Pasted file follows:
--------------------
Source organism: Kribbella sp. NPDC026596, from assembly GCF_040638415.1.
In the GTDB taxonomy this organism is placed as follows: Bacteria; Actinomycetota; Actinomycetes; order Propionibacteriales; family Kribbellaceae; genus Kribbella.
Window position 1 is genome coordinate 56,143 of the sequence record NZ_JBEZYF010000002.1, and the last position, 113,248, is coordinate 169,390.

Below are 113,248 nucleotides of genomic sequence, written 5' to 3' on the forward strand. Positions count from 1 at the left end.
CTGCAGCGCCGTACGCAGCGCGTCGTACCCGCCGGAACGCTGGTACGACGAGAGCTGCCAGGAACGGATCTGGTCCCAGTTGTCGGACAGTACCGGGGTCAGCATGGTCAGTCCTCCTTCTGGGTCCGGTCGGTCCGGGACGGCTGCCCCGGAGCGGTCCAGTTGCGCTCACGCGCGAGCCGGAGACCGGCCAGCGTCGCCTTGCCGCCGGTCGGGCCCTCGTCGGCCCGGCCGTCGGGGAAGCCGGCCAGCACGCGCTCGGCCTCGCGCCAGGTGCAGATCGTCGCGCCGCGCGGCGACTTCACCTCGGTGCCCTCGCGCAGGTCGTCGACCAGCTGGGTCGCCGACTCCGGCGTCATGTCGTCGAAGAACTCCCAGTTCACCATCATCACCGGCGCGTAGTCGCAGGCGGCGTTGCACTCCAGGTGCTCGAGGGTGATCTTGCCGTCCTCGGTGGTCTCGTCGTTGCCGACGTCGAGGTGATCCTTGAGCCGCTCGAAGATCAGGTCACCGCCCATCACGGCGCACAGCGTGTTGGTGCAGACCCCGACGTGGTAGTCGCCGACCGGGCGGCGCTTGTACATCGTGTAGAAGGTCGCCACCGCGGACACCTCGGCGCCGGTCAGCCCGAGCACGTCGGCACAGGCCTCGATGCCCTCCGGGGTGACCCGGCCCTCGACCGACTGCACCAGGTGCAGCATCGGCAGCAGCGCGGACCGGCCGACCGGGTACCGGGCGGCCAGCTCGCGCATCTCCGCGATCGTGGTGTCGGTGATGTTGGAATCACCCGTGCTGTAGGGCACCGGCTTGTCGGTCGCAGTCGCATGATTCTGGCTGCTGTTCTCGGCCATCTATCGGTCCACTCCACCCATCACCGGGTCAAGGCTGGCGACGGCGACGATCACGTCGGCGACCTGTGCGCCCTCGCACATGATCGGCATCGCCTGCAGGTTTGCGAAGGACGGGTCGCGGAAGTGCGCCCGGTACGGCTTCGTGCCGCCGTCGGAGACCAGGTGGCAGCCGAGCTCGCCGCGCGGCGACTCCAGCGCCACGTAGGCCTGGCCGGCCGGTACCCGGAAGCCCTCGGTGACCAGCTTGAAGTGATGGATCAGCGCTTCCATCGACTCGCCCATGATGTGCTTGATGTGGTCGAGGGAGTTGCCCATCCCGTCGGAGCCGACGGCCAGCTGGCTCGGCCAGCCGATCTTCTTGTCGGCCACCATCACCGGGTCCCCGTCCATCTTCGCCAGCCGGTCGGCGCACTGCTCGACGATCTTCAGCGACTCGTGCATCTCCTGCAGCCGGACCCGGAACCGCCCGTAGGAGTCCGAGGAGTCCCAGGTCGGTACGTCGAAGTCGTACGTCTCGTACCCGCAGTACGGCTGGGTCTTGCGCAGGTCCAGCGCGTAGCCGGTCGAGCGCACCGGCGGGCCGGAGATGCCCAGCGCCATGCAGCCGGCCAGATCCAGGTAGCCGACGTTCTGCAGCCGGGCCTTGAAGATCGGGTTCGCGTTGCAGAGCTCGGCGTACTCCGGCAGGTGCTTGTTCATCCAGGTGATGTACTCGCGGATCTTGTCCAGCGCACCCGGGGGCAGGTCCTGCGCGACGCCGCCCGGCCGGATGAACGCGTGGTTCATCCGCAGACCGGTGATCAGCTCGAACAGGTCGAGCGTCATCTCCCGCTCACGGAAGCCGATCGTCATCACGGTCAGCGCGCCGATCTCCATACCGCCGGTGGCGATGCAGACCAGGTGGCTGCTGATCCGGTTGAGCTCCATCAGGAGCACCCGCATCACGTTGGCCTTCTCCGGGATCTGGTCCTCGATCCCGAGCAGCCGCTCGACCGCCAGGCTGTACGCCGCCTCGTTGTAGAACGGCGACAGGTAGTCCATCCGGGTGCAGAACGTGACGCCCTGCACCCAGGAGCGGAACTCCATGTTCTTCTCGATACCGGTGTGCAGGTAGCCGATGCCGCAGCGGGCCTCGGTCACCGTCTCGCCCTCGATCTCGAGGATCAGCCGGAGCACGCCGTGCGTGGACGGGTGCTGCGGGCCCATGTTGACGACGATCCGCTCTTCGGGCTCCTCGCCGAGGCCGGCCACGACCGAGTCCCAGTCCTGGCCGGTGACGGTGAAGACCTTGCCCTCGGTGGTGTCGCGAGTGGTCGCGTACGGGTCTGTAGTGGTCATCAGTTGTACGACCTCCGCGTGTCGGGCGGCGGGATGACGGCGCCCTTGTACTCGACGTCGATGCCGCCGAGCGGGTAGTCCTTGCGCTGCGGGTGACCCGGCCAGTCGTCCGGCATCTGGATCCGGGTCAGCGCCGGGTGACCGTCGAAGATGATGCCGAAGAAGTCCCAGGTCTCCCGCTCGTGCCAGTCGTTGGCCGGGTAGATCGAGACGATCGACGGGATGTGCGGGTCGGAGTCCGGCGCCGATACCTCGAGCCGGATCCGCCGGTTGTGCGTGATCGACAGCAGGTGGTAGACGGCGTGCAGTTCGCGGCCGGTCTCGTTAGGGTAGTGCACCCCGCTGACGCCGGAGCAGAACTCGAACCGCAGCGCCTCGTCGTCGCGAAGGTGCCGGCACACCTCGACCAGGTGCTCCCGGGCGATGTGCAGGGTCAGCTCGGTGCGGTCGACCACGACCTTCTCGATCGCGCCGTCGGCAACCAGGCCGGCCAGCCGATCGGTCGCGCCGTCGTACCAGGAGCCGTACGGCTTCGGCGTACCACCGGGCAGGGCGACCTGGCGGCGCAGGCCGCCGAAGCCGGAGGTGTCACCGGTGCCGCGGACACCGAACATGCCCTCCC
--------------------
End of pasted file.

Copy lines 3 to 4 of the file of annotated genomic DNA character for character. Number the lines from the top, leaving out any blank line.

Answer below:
Window position 1 is genome coordinate 56,143 of the sequence record NZ_JBEZYF010000002.1, and the last position, 113,248, is coordinate 169,390.

Below are 113,248 nucleotides of genomic sequence, written 5' to 3' on the forward strand. Positions count from 1 at the left end.